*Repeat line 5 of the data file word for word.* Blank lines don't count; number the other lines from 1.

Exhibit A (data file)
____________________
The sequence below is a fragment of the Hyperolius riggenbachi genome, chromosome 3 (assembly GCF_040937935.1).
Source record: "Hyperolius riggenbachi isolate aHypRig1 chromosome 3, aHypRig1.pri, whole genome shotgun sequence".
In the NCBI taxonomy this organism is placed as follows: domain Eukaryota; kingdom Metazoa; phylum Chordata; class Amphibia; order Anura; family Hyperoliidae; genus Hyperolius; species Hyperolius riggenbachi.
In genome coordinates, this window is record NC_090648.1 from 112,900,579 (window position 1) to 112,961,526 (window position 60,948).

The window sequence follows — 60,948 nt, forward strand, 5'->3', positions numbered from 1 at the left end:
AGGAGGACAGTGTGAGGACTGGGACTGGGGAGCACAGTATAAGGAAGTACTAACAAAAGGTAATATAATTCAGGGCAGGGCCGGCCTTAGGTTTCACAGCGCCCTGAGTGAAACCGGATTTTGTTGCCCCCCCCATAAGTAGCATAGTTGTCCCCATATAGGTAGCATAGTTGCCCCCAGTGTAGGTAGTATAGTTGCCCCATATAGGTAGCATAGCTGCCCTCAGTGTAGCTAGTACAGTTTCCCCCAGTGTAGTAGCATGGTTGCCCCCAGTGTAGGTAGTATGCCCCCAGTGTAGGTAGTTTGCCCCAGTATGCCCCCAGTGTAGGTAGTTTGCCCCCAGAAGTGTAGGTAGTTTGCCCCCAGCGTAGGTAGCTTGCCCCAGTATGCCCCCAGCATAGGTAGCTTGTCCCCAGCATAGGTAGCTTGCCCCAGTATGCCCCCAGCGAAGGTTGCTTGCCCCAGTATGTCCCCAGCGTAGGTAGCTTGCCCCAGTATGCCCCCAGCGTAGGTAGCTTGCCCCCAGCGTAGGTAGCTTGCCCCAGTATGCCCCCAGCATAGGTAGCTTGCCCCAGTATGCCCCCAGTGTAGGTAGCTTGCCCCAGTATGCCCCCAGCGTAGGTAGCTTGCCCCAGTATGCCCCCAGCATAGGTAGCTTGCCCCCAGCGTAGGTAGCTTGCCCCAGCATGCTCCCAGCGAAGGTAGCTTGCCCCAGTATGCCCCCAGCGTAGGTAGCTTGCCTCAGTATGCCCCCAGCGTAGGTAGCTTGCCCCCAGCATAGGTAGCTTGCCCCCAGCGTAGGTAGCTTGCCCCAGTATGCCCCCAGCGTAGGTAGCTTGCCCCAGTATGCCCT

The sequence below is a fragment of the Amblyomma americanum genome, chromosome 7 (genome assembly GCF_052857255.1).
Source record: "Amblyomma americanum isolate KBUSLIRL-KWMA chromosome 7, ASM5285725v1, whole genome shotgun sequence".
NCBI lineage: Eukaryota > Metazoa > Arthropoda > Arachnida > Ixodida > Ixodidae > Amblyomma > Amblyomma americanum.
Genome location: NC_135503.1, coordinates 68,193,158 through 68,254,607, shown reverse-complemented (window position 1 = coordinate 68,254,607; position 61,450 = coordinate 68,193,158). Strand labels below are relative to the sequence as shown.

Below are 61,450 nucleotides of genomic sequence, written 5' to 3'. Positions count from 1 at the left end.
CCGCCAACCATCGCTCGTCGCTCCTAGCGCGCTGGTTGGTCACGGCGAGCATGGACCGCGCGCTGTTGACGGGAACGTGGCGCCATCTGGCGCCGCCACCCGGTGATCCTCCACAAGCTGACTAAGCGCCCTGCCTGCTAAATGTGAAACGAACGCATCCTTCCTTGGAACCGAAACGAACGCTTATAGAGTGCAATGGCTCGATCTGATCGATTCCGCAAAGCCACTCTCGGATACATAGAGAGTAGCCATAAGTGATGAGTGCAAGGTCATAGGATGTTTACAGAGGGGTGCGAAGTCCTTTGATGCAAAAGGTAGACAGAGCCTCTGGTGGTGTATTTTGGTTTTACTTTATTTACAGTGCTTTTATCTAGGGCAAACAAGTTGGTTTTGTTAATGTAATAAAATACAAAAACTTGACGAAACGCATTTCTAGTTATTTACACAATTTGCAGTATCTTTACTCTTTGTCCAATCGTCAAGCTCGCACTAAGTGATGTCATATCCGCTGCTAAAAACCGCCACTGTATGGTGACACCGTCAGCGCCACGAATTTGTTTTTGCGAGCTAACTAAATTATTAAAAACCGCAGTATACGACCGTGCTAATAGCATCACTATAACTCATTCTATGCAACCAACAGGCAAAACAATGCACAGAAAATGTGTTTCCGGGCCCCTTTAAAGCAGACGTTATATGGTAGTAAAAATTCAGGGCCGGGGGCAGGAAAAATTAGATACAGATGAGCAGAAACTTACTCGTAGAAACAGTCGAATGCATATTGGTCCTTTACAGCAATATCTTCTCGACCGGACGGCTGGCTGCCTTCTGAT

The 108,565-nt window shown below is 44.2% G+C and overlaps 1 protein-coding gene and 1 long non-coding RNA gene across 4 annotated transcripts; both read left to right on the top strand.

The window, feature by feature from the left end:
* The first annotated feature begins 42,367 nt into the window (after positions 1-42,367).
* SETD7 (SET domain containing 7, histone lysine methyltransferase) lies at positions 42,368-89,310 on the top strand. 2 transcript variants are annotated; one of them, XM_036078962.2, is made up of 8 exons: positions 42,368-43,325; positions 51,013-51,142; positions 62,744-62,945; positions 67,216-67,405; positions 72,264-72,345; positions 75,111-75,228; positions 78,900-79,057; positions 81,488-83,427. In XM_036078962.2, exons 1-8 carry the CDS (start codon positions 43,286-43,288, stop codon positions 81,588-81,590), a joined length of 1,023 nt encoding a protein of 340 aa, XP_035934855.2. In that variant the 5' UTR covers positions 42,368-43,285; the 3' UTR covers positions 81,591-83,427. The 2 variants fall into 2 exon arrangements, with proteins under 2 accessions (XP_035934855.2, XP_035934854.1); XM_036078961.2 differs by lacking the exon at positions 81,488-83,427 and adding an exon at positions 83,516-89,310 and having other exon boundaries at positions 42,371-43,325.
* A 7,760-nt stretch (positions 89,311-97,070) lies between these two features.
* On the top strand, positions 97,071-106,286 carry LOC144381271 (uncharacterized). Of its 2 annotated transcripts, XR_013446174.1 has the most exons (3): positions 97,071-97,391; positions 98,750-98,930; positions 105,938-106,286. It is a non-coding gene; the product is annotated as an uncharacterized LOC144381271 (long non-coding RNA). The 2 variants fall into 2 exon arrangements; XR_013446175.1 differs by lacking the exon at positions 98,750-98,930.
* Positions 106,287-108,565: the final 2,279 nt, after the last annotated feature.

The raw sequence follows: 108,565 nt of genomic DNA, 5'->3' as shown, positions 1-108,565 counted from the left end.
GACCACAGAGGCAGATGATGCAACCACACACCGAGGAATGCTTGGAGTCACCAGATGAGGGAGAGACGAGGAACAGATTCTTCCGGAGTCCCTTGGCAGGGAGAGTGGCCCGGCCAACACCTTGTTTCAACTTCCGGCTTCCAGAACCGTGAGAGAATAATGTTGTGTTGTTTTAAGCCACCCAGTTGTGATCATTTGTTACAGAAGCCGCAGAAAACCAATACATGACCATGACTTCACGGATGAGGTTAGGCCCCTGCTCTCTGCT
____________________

The window sequence follows — 60,948 nt, forward strand, 5'->3', positions numbered from 1 at the left end: